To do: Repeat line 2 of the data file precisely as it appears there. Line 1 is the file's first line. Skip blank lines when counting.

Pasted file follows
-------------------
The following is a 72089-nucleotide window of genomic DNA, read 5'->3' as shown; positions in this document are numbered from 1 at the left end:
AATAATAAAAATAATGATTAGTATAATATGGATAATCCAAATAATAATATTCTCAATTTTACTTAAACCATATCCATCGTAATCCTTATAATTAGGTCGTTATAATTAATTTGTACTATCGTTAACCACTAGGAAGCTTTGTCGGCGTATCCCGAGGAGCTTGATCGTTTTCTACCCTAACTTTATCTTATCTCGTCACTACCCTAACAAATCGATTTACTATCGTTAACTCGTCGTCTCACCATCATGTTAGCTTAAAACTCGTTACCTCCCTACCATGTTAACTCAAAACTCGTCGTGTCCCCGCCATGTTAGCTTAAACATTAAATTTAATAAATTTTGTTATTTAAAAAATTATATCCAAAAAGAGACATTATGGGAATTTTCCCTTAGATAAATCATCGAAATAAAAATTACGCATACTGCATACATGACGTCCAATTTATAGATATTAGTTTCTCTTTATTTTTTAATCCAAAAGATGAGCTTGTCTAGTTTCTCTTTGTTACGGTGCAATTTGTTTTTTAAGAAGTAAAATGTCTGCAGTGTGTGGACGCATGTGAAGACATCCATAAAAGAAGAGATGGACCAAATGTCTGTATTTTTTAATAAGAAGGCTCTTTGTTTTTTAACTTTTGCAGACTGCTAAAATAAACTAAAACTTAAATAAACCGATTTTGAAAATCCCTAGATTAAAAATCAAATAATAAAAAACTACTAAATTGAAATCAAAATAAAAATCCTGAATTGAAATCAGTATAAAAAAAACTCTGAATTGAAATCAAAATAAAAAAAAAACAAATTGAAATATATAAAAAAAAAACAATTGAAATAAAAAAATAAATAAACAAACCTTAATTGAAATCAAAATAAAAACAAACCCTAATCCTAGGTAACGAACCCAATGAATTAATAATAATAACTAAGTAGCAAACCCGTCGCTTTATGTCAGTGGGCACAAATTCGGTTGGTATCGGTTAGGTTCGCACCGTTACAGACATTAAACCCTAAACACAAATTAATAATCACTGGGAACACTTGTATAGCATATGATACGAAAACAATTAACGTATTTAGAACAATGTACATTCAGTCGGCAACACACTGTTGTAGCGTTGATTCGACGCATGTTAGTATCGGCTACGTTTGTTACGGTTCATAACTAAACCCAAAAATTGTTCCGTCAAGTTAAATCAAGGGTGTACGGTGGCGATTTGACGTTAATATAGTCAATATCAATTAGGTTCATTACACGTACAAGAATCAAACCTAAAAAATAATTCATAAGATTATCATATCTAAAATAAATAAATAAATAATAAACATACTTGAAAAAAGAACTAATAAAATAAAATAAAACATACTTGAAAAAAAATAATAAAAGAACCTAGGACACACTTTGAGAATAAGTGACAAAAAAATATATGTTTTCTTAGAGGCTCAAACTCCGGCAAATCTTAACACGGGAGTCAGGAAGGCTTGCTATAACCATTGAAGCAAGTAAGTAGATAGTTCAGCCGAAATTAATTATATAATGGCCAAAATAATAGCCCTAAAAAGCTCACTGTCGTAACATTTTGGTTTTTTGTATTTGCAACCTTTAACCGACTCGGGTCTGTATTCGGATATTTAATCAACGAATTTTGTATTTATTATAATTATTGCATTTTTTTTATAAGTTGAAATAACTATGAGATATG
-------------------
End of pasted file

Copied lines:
AATAATAAAAATAATGATTAGTATAATATGGATAATCCAAATAATAATATTCTCAATTTTACTTAAACCATATCCATCGTAATCCTTATAATTAGGTCGTTATAATTAATTTGTACTATCGTTAACCACTAGGAAGCTTTGTCGGCGTATCCCGAGGAGCTTGATCGTTTTCTACCCTAACTTTATCTTATCTCGTCACTACCCTAACAAATCGATTTACTATCGTTAACTCGTCGTCTCACCATCATGTTAGCTTAAAACTCGTTACCTCCCTACCATGTTAACTCAAAACTCGTCGTGTCCCCGCCATGTTAGCTTAAACATTAAATTTAATAAATTTTGTTATTTAAAAAATTATATCCAAAAAGAGACATTATGGGAATTTTCCCTTAGATAAATCATCGAAATAAAAATTACGCATACTGCATACATGACGTCCAATTTATAGATATTAGTTTCTCTTTATTTTTTAATCCAAAAGATGAGCTTGTCTAGTTTCTCTTTGTTACGGTGCAATTTGTTTTTTAAGAAGTAAAATGTCTGCAGTGTGTGGACGCATGTGAAGACATCCATAAAAGAAGAGATGGACCAAATGTCTGTATTTTTTAATAAGAAGGCTCTTTGTTTTTTAACTTTTGCAGACTGCTAAAATAAACTAAAACTTAAATAAACCGATTTTGAAAATCCCTAGATTAAAAATCAAATAATAAAAAACTACTAAATTGAAATCAAAATAAAAATCCTGAATTGAAATCAGTATAAAAAAAACTCTGAATTGAAATCAAAATAAAAAAAAAACAAATTGAAATATATAAAAAAAAAACAATTGAAATAAAAAAATAAATAAACAAACCTTAATTGAAATCAAAATAAAAACAAACCCTAATCCTAGGTAACGAACCCAATGAATTAATAATAATAACTAAGTAGCAAACCCGTCGCTTTATGTCAGTGGGCACAAATTCGGTTGGTATCGGTTAGGTTCGCACCGTTACAGACATTAAACCCTAAACACAAATTAATAATCACTGGGAACACTTGTATAGCATATGATACGAAAACAATTAACGTATTTAGAACAATGTACATTCAGTCGGCAACACACTGTTGTAGCGTTGATTCGACGCATGTTAGTATCGGCTACGTTTGTTACGGTTCATAACTAAACCCAAAAATTGTTCCGTCAAGTTAAATCAAGGGTGTACGGTGGCGATTTGACGTTAATATAGTCAATATCAATTAGGTTCATTACACGTACAAGAATCAAACCTAAAAAATAATTCATAAGATTATCATATCTAAAATAAATAAATAAATAATAAACATACTTGAAAAAAGAACTAATAAAATAAAATAAAACATACTTGAAAAAAAATAATAAAAGAACCTAGGACACACTTTGAGAATAAGTGACAAAAAAATATATGTTTTCTTAGAGGCTCAAACTCCGGCAAATCTTAACACGGGAGTCAGGAAGGCTTGCTATAACCATTGAAGCAAGTAAGTAGATAGTTCAGCCGAAATTAATTATATAATGGCCAAAATAATAGCCCTAAAAAGCTCACTGTCGTAACATTTTGGTTTTTTGTATTTGCAACCTTTAACCGACTCGGGTCTGTATTCGGATATTTAATCAACGAATTTTGTATTTATTATAATTATTGCATTTTTTTTATAAGTTGAAATAACTATGAGATATG